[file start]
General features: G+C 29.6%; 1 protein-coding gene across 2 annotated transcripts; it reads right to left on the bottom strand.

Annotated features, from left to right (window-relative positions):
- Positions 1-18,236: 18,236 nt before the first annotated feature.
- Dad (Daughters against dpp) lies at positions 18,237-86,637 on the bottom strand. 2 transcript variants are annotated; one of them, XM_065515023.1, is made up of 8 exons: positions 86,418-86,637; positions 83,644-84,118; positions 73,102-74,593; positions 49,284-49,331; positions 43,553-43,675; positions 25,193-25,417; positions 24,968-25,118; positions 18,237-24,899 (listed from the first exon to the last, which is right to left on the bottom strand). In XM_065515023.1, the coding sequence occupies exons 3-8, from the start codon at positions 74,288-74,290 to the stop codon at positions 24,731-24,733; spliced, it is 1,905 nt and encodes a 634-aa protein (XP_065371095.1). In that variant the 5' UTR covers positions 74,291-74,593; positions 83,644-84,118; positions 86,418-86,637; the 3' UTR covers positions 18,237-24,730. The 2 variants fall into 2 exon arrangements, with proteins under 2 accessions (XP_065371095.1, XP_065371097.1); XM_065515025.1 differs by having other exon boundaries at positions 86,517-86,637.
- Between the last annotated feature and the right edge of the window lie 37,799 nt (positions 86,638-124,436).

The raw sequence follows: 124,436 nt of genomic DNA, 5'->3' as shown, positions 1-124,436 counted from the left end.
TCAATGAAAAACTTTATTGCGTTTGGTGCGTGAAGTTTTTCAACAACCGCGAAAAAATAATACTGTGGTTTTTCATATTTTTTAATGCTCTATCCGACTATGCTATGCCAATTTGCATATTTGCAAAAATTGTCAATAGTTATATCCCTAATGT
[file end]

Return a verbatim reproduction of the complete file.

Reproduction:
General features: G+C 29.6%; 1 protein-coding gene across 2 annotated transcripts; it reads right to left on the bottom strand.

Annotated features, from left to right (window-relative positions):
- Positions 1-18,236: 18,236 nt before the first annotated feature.
- Dad (Daughters against dpp) lies at positions 18,237-86,637 on the bottom strand. 2 transcript variants are annotated; one of them, XM_065515023.1, is made up of 8 exons: positions 86,418-86,637; positions 83,644-84,118; positions 73,102-74,593; positions 49,284-49,331; positions 43,553-43,675; positions 25,193-25,417; positions 24,968-25,118; positions 18,237-24,899 (listed from the first exon to the last, which is right to left on the bottom strand). In XM_065515023.1, the coding sequence occupies exons 3-8, from the start codon at positions 74,288-74,290 to the stop codon at positions 24,731-24,733; spliced, it is 1,905 nt and encodes a 634-aa protein (XP_065371095.1). In that variant the 5' UTR covers positions 74,291-74,593; positions 83,644-84,118; positions 86,418-86,637; the 3' UTR covers positions 18,237-24,730. The 2 variants fall into 2 exon arrangements, with proteins under 2 accessions (XP_065371095.1, XP_065371097.1); XM_065515025.1 differs by having other exon boundaries at positions 86,517-86,637.
- Between the last annotated feature and the right edge of the window lie 37,799 nt (positions 86,638-124,436).

The raw sequence follows: 124,436 nt of genomic DNA, 5'->3' as shown, positions 1-124,436 counted from the left end.
TCAATGAAAAACTTTATTGCGTTTGGTGCGTGAAGTTTTTCAACAACCGCGAAAAAATAATACTGTGGTTTTTCATATTTTTTAATGCTCTATCCGACTATGCTATGCCAATTTGCATATTTGCAAAAATTGTCAATAGTTATATCCCTAATGT